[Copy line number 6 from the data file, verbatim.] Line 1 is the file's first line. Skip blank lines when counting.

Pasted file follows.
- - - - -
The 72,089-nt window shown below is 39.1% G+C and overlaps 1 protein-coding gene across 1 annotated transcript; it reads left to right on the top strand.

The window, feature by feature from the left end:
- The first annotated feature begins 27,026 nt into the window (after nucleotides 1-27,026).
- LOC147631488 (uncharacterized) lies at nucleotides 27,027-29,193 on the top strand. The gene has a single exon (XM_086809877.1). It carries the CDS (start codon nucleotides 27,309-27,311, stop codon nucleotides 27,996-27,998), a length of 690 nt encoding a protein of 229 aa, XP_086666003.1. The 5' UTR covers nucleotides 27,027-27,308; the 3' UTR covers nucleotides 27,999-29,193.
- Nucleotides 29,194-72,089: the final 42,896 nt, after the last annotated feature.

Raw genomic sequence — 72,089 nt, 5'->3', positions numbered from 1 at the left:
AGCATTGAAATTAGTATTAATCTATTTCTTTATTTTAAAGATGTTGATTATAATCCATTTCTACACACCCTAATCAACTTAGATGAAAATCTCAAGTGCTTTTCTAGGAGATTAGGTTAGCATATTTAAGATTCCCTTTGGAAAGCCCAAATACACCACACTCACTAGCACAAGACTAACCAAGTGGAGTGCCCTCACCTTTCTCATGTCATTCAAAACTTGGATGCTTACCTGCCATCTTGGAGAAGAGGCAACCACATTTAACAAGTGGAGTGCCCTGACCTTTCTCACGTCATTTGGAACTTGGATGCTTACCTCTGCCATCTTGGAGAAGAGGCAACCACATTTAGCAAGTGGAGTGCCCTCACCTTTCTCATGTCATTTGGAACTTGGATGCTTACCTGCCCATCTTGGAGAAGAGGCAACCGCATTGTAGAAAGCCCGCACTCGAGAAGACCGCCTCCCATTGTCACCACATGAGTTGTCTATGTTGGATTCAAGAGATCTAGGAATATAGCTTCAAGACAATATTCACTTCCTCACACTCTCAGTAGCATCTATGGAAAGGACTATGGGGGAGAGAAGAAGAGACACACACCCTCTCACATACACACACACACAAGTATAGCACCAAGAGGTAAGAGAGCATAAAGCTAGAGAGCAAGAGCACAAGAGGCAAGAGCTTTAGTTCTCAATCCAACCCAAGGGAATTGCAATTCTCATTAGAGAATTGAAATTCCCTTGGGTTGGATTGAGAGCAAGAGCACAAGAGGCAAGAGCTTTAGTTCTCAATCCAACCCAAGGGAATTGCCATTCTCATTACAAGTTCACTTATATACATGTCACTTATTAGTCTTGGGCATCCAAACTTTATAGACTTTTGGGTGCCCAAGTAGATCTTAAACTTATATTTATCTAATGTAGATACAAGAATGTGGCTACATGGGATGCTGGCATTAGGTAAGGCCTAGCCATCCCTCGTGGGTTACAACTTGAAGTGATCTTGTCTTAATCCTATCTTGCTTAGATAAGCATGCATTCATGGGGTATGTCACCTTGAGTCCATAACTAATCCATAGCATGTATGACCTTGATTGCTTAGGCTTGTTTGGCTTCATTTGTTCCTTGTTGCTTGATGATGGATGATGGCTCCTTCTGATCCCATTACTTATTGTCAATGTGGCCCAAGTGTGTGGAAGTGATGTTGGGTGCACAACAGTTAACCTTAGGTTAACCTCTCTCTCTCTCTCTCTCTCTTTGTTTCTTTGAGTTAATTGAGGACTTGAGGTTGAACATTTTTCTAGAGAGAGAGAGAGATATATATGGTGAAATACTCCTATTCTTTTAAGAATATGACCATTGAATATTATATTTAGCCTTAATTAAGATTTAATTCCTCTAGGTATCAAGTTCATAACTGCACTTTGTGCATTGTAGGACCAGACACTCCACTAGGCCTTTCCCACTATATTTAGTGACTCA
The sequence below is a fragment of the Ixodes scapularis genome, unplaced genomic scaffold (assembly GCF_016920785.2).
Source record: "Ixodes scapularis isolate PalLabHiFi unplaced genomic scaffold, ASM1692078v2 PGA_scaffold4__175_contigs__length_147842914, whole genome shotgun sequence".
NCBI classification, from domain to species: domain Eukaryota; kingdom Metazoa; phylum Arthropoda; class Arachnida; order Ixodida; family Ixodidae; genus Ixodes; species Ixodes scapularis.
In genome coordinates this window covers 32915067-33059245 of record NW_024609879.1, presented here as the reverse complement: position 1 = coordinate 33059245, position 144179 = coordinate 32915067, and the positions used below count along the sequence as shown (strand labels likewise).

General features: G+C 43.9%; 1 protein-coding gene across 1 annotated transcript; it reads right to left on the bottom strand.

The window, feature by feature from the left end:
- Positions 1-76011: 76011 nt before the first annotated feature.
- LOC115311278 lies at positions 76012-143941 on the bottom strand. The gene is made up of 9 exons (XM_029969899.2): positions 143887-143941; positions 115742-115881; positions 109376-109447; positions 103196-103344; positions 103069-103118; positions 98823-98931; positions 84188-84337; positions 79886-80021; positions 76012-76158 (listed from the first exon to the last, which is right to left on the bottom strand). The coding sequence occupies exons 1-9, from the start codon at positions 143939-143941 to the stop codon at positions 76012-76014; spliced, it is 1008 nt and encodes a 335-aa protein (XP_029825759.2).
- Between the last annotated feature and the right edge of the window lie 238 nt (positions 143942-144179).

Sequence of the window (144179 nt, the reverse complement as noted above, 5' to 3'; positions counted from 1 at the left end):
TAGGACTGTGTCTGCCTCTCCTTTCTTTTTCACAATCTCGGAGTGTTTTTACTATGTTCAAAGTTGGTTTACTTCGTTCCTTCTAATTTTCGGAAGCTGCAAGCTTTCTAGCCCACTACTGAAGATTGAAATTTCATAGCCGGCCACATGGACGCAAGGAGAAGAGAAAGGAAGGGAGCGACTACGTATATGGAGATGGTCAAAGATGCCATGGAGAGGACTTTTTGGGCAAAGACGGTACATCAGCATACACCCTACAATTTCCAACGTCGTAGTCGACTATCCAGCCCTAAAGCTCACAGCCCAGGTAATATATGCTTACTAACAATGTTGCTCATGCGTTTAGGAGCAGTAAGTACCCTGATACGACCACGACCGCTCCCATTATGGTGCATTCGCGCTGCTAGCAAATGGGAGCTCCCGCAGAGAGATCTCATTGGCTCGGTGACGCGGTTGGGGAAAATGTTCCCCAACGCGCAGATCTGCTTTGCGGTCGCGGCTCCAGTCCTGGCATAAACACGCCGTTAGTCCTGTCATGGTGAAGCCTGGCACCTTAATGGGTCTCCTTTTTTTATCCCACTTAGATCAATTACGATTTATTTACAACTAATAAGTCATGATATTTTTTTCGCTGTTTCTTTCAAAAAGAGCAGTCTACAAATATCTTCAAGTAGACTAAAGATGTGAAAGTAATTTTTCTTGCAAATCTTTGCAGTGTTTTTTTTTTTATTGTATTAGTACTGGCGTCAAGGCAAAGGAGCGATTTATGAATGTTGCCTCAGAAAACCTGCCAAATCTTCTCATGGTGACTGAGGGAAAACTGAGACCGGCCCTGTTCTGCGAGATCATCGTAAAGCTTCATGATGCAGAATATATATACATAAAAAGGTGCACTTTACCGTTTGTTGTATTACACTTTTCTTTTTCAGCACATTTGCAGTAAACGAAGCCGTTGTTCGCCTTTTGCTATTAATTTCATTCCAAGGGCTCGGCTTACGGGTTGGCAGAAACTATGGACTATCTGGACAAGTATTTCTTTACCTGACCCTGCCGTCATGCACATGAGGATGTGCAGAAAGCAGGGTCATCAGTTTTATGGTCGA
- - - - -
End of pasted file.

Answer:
Raw genomic sequence — 72,089 nt, 5'->3', positions numbered from 1 at the left: